Thatch levels have an important role to play in the quality of a playing surface, despite not being entirely understood by the majority of golfers.
When too much thatch is present, the turfgrass environment changes and the way the golf ball interacts with the surface will change. You’ll find balls don’t roll evenly, even across the same green.
Thatch is a layer of dead vegetation that sits between the green vegetation you see and the soil. It’s caused when the grass is growing and being cut faster than it can be decomposed.
Poa annua, the most common grass species found on UK parkland courses, and hard-wearing fescues, such as you find at links courses around the coast, are especially notorious for causing excessive thatch.
Like a little layer of fat on your body, a small layer of thatch has the advantage of providing a level of protection and resiliency against traffic stress and ball impact.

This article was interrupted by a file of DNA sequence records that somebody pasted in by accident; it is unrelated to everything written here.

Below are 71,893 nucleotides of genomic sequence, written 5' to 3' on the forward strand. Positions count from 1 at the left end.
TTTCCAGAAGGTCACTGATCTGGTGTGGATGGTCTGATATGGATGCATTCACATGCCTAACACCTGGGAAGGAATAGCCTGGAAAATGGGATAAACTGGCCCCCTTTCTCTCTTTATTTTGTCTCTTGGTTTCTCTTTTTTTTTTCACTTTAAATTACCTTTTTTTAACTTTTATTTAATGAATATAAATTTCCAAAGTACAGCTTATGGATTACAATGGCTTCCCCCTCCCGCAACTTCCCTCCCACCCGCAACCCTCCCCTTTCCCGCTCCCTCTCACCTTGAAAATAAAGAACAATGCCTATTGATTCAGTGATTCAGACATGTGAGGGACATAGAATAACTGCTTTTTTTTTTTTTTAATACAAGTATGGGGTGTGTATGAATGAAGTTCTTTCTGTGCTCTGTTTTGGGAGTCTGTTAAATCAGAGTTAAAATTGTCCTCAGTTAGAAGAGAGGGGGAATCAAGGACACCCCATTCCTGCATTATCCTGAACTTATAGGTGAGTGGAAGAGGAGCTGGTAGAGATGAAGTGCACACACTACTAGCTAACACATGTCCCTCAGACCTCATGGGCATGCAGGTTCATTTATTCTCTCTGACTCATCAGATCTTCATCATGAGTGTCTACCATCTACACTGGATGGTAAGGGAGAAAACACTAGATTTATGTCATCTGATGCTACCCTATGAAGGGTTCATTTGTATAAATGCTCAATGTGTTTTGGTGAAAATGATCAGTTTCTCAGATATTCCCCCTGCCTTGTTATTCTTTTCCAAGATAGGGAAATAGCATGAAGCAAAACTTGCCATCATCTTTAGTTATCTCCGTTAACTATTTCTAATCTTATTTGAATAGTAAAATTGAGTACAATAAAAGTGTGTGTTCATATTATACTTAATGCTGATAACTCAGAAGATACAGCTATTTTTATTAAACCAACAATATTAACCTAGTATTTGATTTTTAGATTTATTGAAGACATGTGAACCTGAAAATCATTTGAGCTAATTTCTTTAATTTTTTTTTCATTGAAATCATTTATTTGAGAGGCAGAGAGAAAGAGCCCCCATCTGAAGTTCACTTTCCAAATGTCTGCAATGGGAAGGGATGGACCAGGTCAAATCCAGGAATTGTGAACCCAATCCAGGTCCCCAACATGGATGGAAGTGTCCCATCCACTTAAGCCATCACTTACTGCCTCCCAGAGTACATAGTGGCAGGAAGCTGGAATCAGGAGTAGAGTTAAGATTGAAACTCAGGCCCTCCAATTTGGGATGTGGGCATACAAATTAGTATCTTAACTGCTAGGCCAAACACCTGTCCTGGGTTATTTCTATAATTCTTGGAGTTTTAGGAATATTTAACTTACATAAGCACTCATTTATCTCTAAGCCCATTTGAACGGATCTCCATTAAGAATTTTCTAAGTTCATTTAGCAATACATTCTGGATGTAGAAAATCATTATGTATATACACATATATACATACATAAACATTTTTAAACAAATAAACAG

But, like fat, too much of a good thing can quickly cause serious problems.
Excessive thatch can cause increased disease and insect problems, localised dry spots, soft and spongy surfaces, and decreased heat, cold and drought tolerances.
Thatch can be kept at bay with good maintenance regimes, but invariably mechanical methods will be brought into play. There are many terms that are used in the industry; scarification, verticutting and grooming have all been with us for many years.
Forms of aeration such as hollow coring could also be considered but they do all have one thing in common: they disrupt the playing surface to a greater or lesser extent.
With all things in turf management, prevention is better than cure, and your greens team will be working hard to prevent a thick layer of thatch developing in the first place.
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